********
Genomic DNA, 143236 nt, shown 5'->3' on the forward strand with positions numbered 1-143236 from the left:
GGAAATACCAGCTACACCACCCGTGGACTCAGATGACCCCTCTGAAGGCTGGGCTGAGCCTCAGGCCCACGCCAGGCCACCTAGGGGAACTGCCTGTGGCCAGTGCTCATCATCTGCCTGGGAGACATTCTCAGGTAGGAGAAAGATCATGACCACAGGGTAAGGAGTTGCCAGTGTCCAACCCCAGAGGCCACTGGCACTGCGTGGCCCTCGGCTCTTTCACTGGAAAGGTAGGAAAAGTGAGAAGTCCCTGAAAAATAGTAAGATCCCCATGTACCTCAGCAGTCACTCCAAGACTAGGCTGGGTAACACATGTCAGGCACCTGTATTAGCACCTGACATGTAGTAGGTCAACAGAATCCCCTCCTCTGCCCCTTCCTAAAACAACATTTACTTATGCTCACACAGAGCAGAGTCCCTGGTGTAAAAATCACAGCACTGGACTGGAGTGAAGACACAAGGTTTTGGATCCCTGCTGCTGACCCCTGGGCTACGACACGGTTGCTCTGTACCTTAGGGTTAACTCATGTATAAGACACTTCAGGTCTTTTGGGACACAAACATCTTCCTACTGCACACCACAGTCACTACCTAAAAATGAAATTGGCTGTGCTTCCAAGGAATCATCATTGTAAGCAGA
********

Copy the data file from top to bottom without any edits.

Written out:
Genomic DNA, 143236 nt, shown 5'->3' on the forward strand with positions numbered 1-143236 from the left:
GGAAATACCAGCTACACCACCCGTGGACTCAGATGACCCCTCTGAAGGCTGGGCTGAGCCTCAGGCCCACGCCAGGCCACCTAGGGGAACTGCCTGTGGCCAGTGCTCATCATCTGCCTGGGAGACATTCTCAGGTAGGAGAAAGATCATGACCACAGGGTAAGGAGTTGCCAGTGTCCAACCCCAGAGGCCACTGGCACTGCGTGGCCCTCGGCTCTTTCACTGGAAAGGTAGGAAAAGTGAGAAGTCCCTGAAAAATAGTAAGATCCCCATGTACCTCAGCAGTCACTCCAAGACTAGGCTGGGTAACACATGTCAGGCACCTGTATTAGCACCTGACATGTAGTAGGTCAACAGAATCCCCTCCTCTGCCCCTTCCTAAAACAACATTTACTTATGCTCACACAGAGCAGAGTCCCTGGTGTAAAAATCACAGCACTGGACTGGAGTGAAGACACAAGGTTTTGGATCCCTGCTGCTGACCCCTGGGCTACGACACGGTTGCTCTGTACCTTAGGGTTAACTCATGTATAAGACACTTCAGGTCTTTTGGGACACAAACATCTTCCTACTGCACACCACAGTCACTACCTAAAAATGAAATTGGCTGTGCTTCCAAGGAATCATCATTGTAAGCAGA